I tried to break Nvidia ACE for laughs, but instead I got to see the strange new future of story-driven PC gaming

Jin, a 3D generated AI agent in a Ramen shop.
We'll be able to converse with NPCs like ramen shop owner Jin in a whole new way (Image credit: Nvidia)

Hiroshi's Ramen Shop doesn't exist, but this digital noodle bar in a Cyberpunk 2077-esque future dystopia revealed more about what's coming for PC gamers in the years ahead than any trailer or technical white paper ever could, and I'm back from the future to tell y'all that we aren't ready for this. 

Shown off as a working model at Nvidia's press showcase at CES 2024, Nvidia ACE was originally announced at Computex last year as an example of what Nvidia's AI was capable of. The idea is that the NPCs in a game – in this case the cook and a security agent in a Ramen Shop plucked right out of any number of cyberpunk-inspired games from Deus Ex to Ghostrunner 2 – don't have traditional scripted dialogue trees. 

The old way of handling dialogue in games was to plan out and write conversations following a branching path depending on predetermined choices selected by the player, with the goal being to find the right path to get to the answer you're looking for, be that a new quest, a romance opportunity, or any number of traditional video game goals that can be programmed in.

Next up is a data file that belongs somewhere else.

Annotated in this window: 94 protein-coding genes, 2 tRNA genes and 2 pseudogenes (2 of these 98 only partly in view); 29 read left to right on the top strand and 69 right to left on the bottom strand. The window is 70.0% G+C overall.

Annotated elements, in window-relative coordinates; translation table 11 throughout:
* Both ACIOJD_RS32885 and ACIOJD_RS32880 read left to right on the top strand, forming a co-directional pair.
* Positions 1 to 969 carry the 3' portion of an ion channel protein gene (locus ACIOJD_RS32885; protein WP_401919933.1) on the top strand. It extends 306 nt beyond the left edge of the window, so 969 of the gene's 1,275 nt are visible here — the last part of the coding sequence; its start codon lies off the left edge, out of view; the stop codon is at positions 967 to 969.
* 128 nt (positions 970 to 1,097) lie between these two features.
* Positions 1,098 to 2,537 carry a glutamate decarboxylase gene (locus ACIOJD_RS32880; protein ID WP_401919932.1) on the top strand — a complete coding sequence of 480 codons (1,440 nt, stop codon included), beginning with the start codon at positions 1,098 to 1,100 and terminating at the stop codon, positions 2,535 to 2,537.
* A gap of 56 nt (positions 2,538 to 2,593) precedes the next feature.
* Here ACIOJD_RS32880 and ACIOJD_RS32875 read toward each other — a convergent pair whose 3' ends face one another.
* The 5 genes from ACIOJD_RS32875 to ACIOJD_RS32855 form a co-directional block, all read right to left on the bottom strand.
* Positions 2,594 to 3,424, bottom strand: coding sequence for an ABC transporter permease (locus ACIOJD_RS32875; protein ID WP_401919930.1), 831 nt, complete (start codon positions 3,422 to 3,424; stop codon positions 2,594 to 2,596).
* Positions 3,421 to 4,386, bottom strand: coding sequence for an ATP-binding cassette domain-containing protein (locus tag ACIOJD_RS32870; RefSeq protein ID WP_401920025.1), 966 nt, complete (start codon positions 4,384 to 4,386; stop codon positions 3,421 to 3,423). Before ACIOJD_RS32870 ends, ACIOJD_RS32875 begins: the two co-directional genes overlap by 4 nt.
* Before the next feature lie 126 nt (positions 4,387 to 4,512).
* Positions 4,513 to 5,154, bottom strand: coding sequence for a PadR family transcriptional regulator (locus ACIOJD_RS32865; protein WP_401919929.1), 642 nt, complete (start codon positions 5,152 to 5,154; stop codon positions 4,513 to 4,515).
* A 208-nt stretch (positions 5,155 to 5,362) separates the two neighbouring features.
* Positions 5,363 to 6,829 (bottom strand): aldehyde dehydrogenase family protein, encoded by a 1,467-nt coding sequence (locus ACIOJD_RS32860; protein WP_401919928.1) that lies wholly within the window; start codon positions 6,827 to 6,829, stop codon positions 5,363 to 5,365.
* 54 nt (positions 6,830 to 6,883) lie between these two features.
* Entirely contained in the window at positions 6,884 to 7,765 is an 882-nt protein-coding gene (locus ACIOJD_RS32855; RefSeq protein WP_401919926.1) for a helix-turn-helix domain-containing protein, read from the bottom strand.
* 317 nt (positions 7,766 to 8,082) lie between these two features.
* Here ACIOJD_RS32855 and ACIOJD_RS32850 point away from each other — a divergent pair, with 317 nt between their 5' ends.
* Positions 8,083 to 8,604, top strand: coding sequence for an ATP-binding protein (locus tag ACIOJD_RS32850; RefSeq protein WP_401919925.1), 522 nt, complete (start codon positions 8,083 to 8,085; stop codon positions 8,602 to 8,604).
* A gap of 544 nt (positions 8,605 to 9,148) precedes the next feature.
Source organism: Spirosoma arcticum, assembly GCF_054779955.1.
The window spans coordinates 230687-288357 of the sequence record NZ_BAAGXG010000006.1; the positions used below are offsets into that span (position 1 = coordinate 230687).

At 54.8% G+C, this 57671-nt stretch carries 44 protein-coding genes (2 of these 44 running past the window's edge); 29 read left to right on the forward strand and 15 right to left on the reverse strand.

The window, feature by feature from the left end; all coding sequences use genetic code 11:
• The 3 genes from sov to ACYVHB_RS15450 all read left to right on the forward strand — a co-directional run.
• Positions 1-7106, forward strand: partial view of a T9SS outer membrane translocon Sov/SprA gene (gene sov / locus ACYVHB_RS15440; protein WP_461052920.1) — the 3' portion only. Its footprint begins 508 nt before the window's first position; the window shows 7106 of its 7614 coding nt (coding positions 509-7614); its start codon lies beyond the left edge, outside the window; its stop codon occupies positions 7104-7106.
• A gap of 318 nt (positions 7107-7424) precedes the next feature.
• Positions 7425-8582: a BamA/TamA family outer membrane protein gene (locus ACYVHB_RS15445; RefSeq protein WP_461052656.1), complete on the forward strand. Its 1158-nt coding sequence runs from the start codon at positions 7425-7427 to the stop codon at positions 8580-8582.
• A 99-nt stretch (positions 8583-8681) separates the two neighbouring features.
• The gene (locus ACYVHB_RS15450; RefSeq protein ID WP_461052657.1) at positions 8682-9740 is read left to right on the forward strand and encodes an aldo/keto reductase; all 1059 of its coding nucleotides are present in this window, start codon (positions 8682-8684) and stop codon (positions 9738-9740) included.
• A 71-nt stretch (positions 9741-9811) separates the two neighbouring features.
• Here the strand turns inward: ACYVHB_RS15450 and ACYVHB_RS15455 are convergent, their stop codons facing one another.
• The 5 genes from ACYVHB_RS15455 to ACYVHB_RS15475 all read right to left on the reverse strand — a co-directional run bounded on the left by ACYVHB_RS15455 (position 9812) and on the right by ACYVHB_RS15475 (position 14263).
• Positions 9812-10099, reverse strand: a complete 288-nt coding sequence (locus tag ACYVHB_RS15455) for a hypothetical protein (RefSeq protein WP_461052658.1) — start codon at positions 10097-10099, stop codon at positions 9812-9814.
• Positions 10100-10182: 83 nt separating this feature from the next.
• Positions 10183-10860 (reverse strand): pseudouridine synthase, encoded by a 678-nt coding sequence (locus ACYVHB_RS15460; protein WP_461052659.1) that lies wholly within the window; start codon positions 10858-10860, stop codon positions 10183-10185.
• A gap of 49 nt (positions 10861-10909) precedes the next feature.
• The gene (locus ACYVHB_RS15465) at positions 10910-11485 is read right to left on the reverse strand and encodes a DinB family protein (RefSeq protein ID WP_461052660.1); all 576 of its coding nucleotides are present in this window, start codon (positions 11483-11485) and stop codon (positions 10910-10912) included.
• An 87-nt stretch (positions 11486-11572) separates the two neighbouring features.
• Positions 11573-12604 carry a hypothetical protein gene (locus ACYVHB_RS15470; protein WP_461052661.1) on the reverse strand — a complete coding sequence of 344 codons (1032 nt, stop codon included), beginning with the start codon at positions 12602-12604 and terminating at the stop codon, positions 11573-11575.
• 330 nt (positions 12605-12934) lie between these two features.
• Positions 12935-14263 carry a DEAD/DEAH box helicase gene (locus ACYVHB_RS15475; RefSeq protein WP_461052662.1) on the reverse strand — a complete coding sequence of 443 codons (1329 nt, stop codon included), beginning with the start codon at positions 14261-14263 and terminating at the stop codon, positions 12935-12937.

The obvious problem, though, is how much is too much? How many choices do you include? How much dialogue do you write, record, and plot out? Replayability is also a problem, since once you've exhausted a conversation tree there's no more exploration to be done, and in subsequent playthroughs conversations can get tediously dull when you know all the right answers. 

These are major pain points for story-driven games, and game developers have always struggled with the competing demands of their vision for a rich living world to explore and the cost in both money and time required to grow that vision. 

Nvidia ACE, however, ditches the conversation tree entirely, and replaces it with a series of generative AI tools that can hook into a large language model and AI voice synthesizers to generate new conversation text, and feed that text into a synthesizer that translates the words into audio dialogue, which is then spoken by the actual 3D model complete with realistic facial movements and even changes in tone of voice. And that doesn't even touch on the NPC-to-NPC interactions that react to provided context and cues, powered by tech from Convai, an AI startup working with Nvidia to develop the ACE system.

It's a radical idea, and one with a lot of potential pitfalls, but the potential for PC gaming is nothing short of revolutionary. And not just French Revolution revolutionary; we're talking Copernican, the-Earth-revolves-around-the-sun-levels of revolutionary.

That's a lot of pressure to put on a digital ramen shop, and that might be why I approached the demonstration with a bit less professionalism than might have been warranted had I known what ACE was capable of (and to be clear, I was not the worst offender); but Nvidia ACE's response to a bunch of too-cool-for-CES tech journalist lobbing spitballs at it from the back of the classroom was all the more remarkable for that.

Nvidia ACE in action